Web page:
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This is driving me crazy!!!

I'm getting a "Received memory warning. Level=1" whenever I attempt to show a UIImagePickerController with a sourceType = UIImagePickerControllerSourceTypeCamera.

Here is the code from my viewDidLoad where I set things up:

    - (void)viewDidLoad {

    [super viewDidLoad];

    // Set card table green felt background
    self.view.backgroundColor = [UIColor colorWithPatternImage: [UIImage imageNamed:@"green_felt_bg.jpg"]];


    // Init UIImagePickerController
    // Instantiate a UIImagePickerController for use throughout app and set delegate
    self.playerImagePicker = [[UIImagePickerController alloc] init];
    self.playerImagePicker.delegate = self;
    self.playerImagePicker.sourceType = UIImagePickerControllerSourceTypeCamera;
}

And here is how I present it modally ..

- (IBAction) addPlayers: (id)sender{
[self presentModalViewController:self.playerImagePicker animated:YES];

}

The result ... UIImagePicker starts to show and then boom ... I get the memory warning ... EVERY TIME! Interestingly enough, if I switch to sourceType = UIImagePickerControllerSourceTypePhotoLibrary ... everything works fine.

What in the heck am I missing or doing wrong? All I want to do is show the camera, take and save a picture.

FYI - I'm testing on my 3GS device.

Thanks to anyone who can help :)

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6 Answers 6

up vote 17 down vote accepted

This is very common. As long as you handle the memory warning without crashing and have enough space to keep going, don't let it drive you crazy.

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9  
Thanks much! The advice to simply set to nil all your IBOutlets generally found in most text books and classes is just plain wrong (in fact, the descriptions of what you shouldn/shouldn't do in -didReceiveMemory warning sucks too). –  wgpubs Jun 24 '10 at 22:49
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It is not about how much memory your app has used, because it will probably happen even when you write a very simple app which have only one view with one button, clicking the button and then open camera. I have tested on iPhone 3GS, iPad 2 and iPod touch 3G. It only happened in iPhone 3GS. I found it will not happen anymore if you restart you device before you execute you app.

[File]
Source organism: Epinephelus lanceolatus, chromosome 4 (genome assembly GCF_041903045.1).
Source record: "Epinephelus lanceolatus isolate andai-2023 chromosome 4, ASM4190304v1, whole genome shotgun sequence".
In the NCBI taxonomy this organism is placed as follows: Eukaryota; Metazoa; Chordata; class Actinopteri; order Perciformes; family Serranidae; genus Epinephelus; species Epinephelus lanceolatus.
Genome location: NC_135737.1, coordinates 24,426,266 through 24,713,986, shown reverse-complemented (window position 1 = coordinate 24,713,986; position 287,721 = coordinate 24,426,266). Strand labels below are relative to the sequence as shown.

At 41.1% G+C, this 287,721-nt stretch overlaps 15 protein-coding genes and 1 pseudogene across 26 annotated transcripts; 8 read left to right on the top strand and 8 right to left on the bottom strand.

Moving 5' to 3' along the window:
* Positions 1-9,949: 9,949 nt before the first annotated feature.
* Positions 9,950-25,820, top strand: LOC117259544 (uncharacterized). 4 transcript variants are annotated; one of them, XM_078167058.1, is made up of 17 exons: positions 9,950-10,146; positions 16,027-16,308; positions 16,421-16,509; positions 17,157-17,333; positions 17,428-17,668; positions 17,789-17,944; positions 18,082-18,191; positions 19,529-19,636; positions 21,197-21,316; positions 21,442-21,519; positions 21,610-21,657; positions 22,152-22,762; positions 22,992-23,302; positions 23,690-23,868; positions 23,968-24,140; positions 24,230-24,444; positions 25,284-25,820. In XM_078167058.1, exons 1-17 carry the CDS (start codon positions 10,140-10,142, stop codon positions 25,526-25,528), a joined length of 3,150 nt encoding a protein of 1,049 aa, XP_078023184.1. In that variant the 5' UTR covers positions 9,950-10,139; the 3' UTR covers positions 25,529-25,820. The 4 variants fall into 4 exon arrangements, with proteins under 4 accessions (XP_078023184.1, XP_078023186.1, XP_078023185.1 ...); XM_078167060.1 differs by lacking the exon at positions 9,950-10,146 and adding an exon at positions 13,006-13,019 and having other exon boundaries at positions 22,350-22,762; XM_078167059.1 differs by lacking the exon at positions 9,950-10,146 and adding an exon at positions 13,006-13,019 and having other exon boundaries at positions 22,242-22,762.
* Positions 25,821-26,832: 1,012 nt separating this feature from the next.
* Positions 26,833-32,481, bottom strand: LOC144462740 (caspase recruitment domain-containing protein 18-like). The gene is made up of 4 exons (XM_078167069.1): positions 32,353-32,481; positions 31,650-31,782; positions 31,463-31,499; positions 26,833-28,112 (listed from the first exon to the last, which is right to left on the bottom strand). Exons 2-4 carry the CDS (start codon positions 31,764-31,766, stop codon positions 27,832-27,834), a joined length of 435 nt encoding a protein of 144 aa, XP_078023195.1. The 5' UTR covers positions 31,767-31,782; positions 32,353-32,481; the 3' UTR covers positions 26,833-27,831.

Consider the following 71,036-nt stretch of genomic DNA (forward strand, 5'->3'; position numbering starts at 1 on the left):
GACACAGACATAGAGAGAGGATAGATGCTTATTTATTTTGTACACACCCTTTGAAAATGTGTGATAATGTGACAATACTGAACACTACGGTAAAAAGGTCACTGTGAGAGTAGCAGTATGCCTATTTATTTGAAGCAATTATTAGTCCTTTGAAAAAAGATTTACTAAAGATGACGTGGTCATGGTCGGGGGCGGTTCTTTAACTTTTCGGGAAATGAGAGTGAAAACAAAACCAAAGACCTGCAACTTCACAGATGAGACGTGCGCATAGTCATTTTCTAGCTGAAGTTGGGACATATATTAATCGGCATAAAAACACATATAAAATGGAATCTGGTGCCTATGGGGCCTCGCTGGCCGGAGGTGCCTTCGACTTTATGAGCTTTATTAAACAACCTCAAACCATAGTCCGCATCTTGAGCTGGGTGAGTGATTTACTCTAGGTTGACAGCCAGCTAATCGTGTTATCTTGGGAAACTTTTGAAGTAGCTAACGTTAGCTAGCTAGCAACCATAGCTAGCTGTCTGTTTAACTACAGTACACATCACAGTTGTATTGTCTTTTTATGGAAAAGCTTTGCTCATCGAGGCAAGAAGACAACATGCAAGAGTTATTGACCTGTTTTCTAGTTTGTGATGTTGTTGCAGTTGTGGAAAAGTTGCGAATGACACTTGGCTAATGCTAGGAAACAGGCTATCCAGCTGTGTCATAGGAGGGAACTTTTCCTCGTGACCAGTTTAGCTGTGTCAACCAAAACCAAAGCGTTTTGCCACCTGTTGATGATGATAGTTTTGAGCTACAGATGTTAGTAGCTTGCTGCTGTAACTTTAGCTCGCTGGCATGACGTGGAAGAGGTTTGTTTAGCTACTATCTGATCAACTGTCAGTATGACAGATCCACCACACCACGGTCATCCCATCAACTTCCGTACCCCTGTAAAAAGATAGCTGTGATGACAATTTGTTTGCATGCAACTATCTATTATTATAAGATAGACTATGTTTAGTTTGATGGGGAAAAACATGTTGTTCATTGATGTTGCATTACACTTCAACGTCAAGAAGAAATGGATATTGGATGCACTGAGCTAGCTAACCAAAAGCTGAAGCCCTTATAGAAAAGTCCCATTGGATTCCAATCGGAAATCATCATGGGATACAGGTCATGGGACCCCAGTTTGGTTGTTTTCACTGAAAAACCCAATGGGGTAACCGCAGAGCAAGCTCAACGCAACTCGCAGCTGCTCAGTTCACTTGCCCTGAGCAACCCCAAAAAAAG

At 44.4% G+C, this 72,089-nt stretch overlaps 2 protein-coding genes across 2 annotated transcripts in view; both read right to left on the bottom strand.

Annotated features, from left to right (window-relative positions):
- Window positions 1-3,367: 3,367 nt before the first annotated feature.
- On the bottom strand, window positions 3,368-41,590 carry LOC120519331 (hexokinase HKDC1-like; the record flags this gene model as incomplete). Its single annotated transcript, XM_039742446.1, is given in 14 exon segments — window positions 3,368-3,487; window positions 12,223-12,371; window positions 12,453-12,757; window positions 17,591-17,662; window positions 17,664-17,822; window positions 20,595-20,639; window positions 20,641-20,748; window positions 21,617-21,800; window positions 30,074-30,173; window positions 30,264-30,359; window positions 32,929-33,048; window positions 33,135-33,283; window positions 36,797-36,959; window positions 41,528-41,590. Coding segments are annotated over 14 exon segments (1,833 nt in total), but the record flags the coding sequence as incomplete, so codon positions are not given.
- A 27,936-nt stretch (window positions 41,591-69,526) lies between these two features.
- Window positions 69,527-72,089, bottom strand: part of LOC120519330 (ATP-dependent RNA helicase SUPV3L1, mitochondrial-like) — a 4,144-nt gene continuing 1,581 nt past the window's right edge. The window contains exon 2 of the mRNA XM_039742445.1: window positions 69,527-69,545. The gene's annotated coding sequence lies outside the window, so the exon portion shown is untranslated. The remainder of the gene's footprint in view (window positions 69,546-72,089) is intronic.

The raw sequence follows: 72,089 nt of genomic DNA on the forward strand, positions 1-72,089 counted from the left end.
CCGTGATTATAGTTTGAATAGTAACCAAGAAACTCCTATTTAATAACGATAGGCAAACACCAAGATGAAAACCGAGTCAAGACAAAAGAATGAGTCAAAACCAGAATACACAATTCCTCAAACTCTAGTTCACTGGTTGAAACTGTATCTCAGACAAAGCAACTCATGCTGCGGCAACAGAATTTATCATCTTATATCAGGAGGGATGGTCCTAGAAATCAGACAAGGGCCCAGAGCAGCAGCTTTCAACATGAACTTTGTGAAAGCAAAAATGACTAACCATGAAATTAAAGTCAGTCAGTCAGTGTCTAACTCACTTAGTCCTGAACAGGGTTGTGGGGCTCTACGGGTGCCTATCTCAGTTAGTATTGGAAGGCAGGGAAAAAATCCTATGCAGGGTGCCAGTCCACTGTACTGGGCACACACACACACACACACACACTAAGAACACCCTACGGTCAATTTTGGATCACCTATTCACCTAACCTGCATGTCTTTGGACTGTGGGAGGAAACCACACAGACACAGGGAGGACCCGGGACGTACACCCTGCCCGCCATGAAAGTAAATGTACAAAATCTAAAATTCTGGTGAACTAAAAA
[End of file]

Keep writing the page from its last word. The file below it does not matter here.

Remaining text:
Another real solution is to comment the code, [super didReceiveMemoryWarning], in your viewController.

- (void)didReceiveMemoryWarning
{
    // Releases the view if it doesn't have a superview.
    [super didReceiveMemoryWarning];

    // Release any cached data, images, etc that aren't in use.
}

After lots of test on iPhone 3GS with iOS 4.3.2, I found the logic might like that: -> Open as much as app running on background -> Presenting a imagePicker of UIImagePickerController, clicking "Back" or "Save" from imagePicker -> ApplicationDelegate's method, applicationDidReceiveMemoryWarning:(UIApplication *)application, will be invoked -> Then ViewController's method, didReceiveMemoryWarning:, will be invoked -> Then viewDidUnload -> Then viewDidLoad

Then you could find some views have been released and the current view has been pointed to a unexpected one.

By default, [super didReceiveMemoryWarning] will run when ViewController's didReceiveMemoryWarning method is invoked. Commenting it, and viewDidUnload: and viewDidLoad: methods will not be invoked. It means the mem warning has been totally ignored. That's what we expected.

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Commenting [super didReceiveMemoryWarning]; seems to have solved the problem. But is this the right way to do. –  Xavi Valero Aug 7 '12 at 9:39
    
I too have the same problem. Actually, Even i don't have this method. - (void)didReceiveMemoryWarning. What to do? –  sathiamoorthy Apr 17 '13 at 13:16
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Now after I upgraded to 4.0 it happens to my app too - before in 3.1 there were no warnings.

Actually as you said before, there should be no issue. However, this causes the view that comes after it to load again and viewDidLoad is being called. This messes up my app, since I initialize the view in viewDidLoad - now it gets initialized all over again - even though it shouldn't.